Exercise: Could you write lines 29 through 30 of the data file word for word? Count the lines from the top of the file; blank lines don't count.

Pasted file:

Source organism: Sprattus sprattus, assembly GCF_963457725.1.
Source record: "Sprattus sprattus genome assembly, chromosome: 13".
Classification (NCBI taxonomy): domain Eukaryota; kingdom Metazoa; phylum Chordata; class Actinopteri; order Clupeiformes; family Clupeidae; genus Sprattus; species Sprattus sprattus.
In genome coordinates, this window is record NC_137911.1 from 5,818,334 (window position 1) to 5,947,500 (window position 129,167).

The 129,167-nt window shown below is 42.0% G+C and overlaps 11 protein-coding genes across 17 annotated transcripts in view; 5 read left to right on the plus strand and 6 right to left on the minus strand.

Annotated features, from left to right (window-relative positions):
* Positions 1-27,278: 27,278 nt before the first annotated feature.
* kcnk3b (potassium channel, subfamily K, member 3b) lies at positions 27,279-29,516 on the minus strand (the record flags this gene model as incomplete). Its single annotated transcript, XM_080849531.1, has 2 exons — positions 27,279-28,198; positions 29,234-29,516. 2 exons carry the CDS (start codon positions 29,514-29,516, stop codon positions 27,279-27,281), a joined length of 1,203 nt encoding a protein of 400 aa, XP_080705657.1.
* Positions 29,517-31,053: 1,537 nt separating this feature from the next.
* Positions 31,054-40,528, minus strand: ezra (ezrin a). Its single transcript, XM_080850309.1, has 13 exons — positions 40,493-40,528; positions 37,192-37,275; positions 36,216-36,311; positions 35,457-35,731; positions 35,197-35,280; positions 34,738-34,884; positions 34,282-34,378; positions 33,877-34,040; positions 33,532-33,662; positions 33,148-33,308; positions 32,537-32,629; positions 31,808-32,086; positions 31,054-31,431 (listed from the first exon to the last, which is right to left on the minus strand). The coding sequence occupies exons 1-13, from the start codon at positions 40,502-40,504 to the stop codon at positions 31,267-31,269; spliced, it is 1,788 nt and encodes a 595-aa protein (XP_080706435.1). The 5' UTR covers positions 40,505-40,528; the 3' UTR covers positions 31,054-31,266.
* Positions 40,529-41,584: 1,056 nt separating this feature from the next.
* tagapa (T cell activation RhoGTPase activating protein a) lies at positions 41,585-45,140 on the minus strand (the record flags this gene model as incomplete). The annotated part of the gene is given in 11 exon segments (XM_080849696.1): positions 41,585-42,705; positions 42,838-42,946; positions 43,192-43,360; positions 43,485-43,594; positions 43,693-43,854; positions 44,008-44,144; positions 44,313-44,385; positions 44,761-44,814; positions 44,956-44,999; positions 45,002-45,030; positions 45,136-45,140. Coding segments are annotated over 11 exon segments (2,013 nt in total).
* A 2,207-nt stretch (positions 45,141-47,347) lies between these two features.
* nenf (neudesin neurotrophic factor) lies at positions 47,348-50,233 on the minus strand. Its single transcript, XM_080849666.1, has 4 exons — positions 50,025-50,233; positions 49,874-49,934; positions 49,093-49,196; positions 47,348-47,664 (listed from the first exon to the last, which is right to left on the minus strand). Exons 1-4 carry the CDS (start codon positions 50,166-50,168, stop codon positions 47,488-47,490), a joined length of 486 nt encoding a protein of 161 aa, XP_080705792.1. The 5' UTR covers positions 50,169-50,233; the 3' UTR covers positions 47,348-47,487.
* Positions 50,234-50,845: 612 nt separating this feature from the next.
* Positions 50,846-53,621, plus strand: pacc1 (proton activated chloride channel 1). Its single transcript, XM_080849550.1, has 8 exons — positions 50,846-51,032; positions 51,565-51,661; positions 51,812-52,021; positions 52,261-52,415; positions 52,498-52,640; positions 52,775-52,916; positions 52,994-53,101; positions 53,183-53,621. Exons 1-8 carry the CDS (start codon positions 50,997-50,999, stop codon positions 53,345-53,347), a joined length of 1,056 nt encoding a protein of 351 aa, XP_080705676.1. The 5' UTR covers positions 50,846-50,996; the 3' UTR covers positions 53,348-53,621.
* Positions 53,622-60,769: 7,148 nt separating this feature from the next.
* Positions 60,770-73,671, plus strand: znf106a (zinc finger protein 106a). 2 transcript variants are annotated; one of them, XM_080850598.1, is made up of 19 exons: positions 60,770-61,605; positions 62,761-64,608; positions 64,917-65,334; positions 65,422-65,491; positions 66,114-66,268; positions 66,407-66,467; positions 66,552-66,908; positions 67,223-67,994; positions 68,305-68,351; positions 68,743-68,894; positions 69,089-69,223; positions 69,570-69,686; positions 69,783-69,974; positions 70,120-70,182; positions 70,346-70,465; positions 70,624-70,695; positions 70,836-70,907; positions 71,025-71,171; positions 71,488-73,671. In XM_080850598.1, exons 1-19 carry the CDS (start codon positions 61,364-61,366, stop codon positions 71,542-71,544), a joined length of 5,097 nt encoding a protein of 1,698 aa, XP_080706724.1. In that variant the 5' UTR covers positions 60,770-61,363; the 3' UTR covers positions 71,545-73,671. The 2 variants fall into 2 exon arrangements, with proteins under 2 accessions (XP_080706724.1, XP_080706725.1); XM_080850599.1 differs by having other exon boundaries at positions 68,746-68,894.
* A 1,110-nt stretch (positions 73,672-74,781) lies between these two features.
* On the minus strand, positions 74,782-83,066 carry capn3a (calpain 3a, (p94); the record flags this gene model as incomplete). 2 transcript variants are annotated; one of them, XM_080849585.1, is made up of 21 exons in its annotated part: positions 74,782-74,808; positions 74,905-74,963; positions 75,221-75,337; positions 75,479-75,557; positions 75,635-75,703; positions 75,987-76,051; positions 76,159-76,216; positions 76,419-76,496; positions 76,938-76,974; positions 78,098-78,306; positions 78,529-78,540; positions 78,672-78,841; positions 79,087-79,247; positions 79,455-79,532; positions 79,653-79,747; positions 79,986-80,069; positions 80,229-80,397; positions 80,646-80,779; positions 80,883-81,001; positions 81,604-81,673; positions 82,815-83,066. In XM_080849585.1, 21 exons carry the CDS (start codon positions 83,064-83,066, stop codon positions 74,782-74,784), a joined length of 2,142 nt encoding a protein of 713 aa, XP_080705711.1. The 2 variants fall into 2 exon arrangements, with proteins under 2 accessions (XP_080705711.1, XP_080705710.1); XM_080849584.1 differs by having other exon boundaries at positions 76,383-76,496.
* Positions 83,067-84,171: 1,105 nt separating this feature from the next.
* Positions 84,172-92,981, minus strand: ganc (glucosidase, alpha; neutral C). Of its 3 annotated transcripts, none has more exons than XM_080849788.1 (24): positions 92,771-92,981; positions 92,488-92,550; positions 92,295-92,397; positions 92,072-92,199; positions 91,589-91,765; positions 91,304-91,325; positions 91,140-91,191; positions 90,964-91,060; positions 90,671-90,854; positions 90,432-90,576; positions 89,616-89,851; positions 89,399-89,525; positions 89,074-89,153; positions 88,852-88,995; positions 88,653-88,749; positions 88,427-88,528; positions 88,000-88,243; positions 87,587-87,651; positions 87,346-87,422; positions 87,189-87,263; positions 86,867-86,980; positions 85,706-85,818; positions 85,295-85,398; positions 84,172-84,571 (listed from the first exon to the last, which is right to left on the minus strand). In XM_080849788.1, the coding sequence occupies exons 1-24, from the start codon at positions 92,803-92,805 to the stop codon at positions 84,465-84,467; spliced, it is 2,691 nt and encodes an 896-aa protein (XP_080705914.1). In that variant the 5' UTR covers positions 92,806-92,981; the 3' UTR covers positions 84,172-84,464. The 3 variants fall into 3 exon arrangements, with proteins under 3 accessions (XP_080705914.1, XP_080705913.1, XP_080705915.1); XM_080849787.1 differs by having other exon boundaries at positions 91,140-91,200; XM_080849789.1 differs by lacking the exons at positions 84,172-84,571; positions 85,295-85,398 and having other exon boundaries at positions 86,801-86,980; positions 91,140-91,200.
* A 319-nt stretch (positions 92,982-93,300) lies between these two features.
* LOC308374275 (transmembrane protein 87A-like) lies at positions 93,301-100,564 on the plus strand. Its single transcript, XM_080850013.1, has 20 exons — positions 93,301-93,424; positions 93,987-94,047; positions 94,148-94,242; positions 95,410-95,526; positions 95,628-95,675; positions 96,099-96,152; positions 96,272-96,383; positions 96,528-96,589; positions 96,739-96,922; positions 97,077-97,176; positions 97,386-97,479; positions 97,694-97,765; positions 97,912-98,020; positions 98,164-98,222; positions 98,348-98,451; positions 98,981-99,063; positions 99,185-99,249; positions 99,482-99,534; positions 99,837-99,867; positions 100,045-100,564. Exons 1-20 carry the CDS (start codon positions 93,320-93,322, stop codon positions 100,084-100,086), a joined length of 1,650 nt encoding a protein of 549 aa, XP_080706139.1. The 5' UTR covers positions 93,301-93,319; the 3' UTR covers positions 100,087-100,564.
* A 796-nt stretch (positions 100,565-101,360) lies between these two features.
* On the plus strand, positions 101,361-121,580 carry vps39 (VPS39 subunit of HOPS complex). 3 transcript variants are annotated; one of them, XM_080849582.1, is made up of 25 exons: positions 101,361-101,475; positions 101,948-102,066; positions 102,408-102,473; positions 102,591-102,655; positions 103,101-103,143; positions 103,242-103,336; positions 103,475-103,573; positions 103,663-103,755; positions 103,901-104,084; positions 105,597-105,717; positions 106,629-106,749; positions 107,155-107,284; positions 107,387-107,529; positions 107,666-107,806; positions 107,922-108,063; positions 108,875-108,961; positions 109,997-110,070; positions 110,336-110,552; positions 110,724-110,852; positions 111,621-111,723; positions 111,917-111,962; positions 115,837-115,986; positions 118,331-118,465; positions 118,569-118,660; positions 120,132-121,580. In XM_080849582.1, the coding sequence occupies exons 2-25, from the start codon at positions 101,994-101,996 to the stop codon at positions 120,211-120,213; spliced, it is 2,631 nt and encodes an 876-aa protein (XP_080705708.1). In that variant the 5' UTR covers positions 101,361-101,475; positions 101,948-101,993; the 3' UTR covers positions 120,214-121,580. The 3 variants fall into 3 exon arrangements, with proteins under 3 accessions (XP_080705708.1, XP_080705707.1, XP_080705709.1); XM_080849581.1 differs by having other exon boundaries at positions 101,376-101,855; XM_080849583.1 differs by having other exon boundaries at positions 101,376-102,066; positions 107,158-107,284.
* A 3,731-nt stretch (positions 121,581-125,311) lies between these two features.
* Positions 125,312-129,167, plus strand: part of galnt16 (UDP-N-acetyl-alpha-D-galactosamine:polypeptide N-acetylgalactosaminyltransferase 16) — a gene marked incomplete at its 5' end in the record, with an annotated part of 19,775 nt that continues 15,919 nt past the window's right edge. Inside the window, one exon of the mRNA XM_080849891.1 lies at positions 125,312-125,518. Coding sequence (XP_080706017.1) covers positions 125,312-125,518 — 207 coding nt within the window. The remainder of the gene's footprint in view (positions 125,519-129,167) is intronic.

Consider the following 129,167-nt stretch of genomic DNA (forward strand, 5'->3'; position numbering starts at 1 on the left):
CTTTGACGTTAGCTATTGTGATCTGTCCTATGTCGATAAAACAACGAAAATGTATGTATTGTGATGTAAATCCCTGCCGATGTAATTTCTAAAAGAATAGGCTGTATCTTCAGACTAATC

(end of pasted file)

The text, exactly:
Consider the following 129,167-nt stretch of genomic DNA (forward strand, 5'->3'; position numbering starts at 1 on the left):
CTTTGACGTTAGCTATTGTGATCTGTCCTATGTCGATAAAACAACGAAAATGTATGTATTGTGATGTAAATCCCTGCCGATGTAATTTCTAAAAGAATAGGCTGTATCTTCAGACTAATC